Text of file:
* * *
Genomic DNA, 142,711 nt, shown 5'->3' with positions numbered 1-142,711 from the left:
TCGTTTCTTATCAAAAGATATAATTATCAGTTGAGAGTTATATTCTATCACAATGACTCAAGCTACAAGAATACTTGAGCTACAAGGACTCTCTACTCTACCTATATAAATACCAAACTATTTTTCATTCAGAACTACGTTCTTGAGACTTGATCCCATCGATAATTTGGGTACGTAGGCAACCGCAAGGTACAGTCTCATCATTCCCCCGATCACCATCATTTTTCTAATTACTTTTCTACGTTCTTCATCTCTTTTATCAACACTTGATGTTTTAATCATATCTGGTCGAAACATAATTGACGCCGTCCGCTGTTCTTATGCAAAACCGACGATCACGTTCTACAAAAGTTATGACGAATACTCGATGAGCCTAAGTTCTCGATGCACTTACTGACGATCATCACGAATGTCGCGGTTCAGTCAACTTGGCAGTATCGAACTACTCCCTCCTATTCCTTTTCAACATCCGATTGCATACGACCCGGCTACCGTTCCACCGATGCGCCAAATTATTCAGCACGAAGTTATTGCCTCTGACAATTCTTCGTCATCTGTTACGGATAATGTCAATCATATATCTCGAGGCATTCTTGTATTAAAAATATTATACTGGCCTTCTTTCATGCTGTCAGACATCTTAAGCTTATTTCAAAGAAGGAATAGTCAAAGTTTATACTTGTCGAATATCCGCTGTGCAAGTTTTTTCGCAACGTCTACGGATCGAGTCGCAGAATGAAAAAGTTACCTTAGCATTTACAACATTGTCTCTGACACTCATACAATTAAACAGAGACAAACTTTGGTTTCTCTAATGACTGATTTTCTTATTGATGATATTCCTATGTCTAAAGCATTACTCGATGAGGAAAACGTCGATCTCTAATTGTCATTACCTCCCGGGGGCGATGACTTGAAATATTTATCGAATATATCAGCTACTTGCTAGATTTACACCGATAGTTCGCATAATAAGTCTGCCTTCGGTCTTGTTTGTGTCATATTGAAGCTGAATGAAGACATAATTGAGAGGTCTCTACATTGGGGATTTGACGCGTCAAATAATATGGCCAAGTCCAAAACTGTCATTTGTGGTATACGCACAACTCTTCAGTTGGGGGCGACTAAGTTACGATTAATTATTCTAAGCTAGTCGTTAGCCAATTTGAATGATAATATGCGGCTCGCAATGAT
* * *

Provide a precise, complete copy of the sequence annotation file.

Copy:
Genomic DNA, 142,711 nt, shown 5'->3' with positions numbered 1-142,711 from the left:
TCGTTTCTTATCAAAAGATATAATTATCAGTTGAGAGTTATATTCTATCACAATGACTCAAGCTACAAGAATACTTGAGCTACAAGGACTCTCTACTCTACCTATATAAATACCAAACTATTTTTCATTCAGAACTACGTTCTTGAGACTTGATCCCATCGATAATTTGGGTACGTAGGCAACCGCAAGGTACAGTCTCATCATTCCCCCGATCACCATCATTTTTCTAATTACTTTTCTACGTTCTTCATCTCTTTTATCAACACTTGATGTTTTAATCATATCTGGTCGAAACATAATTGACGCCGTCCGCTGTTCTTATGCAAAACCGACGATCACGTTCTACAAAAGTTATGACGAATACTCGATGAGCCTAAGTTCTCGATGCACTTACTGACGATCATCACGAATGTCGCGGTTCAGTCAACTTGGCAGTATCGAACTACTCCCTCCTATTCCTTTTCAACATCCGATTGCATACGACCCGGCTACCGTTCCACCGATGCGCCAAATTATTCAGCACGAAGTTATTGCCTCTGACAATTCTTCGTCATCTGTTACGGATAATGTCAATCATATATCTCGAGGCATTCTTGTATTAAAAATATTATACTGGCCTTCTTTCATGCTGTCAGACATCTTAAGCTTATTTCAAAGAAGGAATAGTCAAAGTTTATACTTGTCGAATATCCGCTGTGCAAGTTTTTTCGCAACGTCTACGGATCGAGTCGCAGAATGAAAAAGTTACCTTAGCATTTACAACATTGTCTCTGACACTCATACAATTAAACAGAGACAAACTTTGGTTTCTCTAATGACTGATTTTCTTATTGATGATATTCCTATGTCTAAAGCATTACTCGATGAGGAAAACGTCGATCTCTAATTGTCATTACCTCCCGGGGGCGATGACTTGAAATATTTATCGAATATATCAGCTACTTGCTAGATTTACACCGATAGTTCGCATAATAAGTCTGCCTTCGGTCTTGTTTGTGTCATATTGAAGCTGAATGAAGACATAATTGAGAGGTCTCTACATTGGGGATTTGACGCGTCAAATAATATGGCCAAGTCCAAAACTGTCATTTGTGGTATACGCACAACTCTTCAGTTGGGGGCGACTAAGTTACGATTAATTATTCTAAGCTAGTCGTTAGCCAATTTGAATGATAATATGCGGCTCGCAATGAT